JOHAN GUDMANN ROHDE (1856 - 1935)
Johan Rohde was a painter, graphic artist, designer and critic. He came from a wealthy family and initially studied painting and drawing. By the late 1880s Rohde was already an important artist whose work had been exhibited in Denmark and Germany. He was active in the movement in Denmark which sought to challenge traditional ways of teaching at the Royal Danish Academy of Fine Arts and was a leader in the creation of the Free Exhibition, an exhibition mounted to show the work of artists whose work was not accepted at the more establishment Charlottenborg Exhibition. Shortly after, Johan Rohde travel a lot and was under the influence of the time artists Cezanne, Van Gogh, Gauguin and Toulouse-Lautrc.
He embraced the movement of that time to apply an artistic sensibility to objects of everyday life and he designed the funiture, silverware and hollowware for his own home.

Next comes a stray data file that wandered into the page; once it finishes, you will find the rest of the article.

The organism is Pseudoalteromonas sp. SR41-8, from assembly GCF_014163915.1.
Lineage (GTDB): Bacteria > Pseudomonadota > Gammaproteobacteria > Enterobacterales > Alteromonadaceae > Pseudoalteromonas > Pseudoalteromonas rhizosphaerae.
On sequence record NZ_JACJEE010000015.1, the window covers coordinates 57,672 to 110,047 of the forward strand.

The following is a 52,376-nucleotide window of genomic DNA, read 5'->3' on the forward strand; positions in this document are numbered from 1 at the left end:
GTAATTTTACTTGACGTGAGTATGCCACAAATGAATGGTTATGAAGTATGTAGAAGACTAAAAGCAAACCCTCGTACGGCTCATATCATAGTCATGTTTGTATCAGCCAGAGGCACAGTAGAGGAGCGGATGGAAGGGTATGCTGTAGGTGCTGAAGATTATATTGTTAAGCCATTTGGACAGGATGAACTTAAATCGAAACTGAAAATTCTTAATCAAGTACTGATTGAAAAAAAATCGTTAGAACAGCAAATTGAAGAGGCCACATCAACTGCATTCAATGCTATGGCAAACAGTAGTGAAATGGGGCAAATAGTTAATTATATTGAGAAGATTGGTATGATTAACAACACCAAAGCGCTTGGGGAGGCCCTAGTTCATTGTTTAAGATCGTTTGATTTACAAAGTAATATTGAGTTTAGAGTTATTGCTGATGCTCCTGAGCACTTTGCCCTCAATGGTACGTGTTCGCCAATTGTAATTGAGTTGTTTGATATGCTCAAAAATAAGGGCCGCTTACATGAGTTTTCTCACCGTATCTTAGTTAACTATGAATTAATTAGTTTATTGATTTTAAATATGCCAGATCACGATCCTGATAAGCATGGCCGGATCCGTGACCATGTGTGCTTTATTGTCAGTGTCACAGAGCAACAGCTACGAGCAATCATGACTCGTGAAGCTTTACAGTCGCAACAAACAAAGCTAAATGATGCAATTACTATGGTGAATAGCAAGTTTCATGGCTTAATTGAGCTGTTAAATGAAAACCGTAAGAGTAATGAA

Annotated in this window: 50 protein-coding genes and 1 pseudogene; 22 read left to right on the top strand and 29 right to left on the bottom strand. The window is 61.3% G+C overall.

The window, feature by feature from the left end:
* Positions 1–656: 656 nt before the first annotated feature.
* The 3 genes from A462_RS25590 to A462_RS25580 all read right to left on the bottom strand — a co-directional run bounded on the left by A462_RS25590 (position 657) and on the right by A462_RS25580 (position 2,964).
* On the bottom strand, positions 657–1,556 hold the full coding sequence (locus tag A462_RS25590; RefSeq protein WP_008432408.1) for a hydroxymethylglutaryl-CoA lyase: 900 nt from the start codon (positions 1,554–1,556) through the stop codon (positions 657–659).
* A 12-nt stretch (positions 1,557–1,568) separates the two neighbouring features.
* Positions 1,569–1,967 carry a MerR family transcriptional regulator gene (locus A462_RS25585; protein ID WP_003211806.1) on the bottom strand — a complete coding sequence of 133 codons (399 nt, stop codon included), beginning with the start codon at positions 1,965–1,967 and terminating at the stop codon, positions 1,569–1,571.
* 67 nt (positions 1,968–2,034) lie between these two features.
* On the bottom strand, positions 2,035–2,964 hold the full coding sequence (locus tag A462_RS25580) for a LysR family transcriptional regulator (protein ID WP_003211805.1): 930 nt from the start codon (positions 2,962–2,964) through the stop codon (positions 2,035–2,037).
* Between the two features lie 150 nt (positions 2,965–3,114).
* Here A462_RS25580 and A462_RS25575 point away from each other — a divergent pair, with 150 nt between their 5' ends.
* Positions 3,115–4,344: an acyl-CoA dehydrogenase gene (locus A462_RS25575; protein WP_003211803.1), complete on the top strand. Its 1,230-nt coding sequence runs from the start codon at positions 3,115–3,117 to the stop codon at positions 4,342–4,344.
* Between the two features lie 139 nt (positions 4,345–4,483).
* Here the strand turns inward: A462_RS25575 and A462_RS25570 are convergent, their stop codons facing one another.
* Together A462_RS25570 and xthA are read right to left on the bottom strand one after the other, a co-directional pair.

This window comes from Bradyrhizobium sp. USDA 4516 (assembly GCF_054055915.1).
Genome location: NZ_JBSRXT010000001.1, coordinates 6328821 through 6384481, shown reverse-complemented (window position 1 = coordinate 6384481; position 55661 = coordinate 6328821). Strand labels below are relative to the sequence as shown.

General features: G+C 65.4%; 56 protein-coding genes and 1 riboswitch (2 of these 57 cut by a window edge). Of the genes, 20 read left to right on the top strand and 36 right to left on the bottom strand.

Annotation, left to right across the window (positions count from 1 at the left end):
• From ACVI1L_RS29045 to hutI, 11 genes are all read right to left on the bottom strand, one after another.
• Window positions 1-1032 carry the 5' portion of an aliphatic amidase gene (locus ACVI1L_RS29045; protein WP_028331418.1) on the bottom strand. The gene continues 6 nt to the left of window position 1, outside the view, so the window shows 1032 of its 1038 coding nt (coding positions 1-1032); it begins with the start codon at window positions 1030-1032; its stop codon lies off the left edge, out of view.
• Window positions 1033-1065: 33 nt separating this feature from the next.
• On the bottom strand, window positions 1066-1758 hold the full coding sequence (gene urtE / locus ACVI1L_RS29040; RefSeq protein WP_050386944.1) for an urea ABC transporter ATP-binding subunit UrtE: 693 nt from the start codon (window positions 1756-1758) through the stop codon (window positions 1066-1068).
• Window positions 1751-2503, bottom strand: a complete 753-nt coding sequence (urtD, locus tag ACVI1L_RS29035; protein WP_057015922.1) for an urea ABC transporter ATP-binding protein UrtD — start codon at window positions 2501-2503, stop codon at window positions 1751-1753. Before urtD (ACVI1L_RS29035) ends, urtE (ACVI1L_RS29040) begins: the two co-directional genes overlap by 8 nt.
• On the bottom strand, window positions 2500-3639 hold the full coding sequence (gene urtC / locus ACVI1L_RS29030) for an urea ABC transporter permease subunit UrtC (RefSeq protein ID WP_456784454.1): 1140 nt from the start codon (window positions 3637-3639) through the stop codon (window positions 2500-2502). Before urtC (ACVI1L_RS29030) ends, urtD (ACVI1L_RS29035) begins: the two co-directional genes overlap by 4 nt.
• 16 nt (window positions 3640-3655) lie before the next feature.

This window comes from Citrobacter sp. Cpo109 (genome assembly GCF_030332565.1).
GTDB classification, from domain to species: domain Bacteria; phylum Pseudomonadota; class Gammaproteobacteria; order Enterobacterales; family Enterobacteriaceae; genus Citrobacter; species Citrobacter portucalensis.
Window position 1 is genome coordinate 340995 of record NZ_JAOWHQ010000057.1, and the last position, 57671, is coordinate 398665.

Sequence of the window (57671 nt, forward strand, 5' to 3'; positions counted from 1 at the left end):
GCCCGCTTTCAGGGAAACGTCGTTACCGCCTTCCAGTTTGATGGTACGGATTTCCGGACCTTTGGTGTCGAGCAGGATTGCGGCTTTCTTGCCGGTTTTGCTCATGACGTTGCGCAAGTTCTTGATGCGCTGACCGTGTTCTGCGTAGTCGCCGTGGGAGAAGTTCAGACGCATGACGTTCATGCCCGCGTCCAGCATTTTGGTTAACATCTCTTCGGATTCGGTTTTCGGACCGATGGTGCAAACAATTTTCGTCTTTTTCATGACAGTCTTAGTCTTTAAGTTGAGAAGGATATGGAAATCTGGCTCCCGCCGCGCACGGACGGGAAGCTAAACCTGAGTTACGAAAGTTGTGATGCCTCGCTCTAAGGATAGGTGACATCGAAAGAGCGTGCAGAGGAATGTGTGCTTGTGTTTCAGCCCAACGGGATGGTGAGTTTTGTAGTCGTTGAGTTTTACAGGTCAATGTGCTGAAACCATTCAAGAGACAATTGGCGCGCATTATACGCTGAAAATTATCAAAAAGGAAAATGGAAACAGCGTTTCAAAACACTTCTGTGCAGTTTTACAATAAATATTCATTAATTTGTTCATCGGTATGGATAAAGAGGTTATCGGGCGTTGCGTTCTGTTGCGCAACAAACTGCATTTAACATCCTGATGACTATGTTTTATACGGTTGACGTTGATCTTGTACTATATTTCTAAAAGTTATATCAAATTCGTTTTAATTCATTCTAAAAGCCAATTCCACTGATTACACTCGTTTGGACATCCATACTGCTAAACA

He first met Georg Jensen when he commissioned Jensen to execute one of his hollowware designs. This collaboration was so successful that the men decided they would continue to work together with Rohde designing and Jensen executing pieces. In fact for the early years of the Georg Jensen silversmithy, there were two designers for the most part, Jensen and Rohde. Their styles were quite different. Jensen designed after the Arts and Crafts style with considerable ornamentation. Rohde's style was more controlled and he downplayed ornamentation in favor of form and line. He designed many hollowware pieces and flatware patterns, the most famous being ACORN.
At least as important, the success of this collaboration encouraged Jensen to bring in other designers who brought fresh ideas and new energy to the company.
From GEORG JENSEN HOLLOWWARE, THE SILVERFUND COLLECTION, David A. Taylor & Jason W. Laskey, 2003
Click HERE to read about Johan Rohde and the Free Exhibition
Click HERE to see items in Acorn, designed by Johan Rohde
Click HERE to see items in Acanthus, designed by Johan Rohde
See below all the Acorn Pieces produced